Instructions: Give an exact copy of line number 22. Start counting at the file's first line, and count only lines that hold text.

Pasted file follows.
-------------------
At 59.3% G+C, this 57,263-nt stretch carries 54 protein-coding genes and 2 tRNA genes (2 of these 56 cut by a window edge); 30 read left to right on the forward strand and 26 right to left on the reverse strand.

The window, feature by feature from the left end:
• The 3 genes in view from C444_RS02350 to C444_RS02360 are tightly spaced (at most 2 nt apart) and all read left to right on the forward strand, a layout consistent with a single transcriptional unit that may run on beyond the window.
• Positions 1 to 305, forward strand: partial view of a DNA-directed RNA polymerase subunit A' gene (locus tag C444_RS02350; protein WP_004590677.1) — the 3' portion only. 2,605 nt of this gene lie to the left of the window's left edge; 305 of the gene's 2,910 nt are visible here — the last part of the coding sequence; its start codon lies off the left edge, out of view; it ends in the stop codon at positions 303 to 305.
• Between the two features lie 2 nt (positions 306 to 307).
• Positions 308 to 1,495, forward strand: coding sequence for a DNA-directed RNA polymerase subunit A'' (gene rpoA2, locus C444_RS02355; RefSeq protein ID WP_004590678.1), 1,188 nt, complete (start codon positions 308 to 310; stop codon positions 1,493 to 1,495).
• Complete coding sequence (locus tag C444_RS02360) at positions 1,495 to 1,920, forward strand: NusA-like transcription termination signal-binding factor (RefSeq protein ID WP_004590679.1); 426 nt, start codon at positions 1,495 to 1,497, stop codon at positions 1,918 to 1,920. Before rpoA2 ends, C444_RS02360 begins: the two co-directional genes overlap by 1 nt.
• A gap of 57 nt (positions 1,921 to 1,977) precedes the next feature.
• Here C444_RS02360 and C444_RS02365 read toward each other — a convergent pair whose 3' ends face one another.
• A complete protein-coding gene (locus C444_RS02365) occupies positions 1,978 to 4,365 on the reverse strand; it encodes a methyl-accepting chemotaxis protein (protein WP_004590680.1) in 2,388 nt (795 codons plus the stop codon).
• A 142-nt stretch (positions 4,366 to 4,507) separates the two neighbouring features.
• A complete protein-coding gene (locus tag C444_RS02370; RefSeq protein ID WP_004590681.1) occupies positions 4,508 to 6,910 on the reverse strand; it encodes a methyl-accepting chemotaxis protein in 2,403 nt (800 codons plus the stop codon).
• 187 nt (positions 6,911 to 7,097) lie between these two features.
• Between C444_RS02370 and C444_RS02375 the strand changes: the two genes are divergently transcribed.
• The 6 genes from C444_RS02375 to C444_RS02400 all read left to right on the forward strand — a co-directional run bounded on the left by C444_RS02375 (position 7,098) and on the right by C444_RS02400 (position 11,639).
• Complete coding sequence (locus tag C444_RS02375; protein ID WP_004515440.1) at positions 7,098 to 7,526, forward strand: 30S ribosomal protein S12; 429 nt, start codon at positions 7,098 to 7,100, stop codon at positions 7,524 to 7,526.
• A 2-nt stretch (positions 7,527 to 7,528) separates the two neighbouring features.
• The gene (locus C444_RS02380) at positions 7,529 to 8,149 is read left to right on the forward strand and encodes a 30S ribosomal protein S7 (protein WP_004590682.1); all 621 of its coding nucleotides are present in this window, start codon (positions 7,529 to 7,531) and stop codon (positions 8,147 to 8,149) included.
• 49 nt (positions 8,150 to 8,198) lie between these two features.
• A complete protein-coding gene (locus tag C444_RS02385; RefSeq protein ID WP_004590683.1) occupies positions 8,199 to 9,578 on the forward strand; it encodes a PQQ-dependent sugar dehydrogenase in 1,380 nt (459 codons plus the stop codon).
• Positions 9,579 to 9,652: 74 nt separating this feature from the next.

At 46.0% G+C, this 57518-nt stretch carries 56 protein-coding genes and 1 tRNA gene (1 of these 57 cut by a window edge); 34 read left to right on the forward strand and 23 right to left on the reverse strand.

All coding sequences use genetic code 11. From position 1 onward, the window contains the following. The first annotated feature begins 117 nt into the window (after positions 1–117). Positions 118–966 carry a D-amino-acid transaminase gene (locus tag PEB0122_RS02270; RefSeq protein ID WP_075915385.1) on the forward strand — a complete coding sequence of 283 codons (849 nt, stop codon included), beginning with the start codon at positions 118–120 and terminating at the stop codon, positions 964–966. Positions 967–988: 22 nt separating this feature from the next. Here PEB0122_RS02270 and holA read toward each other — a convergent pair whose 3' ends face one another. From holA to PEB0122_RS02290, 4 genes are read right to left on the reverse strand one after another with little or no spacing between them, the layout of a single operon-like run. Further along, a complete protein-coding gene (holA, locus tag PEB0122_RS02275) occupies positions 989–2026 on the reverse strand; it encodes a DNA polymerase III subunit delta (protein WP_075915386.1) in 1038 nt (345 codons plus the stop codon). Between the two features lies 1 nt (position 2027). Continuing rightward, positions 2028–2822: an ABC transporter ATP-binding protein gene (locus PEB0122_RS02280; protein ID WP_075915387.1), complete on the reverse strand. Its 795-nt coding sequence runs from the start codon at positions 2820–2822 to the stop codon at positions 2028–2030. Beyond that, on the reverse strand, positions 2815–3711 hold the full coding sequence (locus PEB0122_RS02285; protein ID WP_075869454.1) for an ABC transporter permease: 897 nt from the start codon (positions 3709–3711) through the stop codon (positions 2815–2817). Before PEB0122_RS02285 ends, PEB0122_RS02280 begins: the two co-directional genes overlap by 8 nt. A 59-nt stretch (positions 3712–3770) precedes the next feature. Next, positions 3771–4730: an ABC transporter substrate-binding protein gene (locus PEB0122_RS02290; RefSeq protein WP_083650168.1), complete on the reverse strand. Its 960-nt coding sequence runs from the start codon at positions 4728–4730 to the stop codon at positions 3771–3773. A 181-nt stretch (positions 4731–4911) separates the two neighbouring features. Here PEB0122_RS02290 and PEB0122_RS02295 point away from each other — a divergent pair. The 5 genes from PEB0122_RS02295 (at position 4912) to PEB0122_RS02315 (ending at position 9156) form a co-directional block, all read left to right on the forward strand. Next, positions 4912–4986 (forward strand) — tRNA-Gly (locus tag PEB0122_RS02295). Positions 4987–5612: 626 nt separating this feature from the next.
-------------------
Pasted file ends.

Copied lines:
At 46.0% G+C, this 57518-nt stretch carries 56 protein-coding genes and 1 tRNA gene (1 of these 57 cut by a window edge); 34 read left to right on the forward strand and 23 right to left on the reverse strand.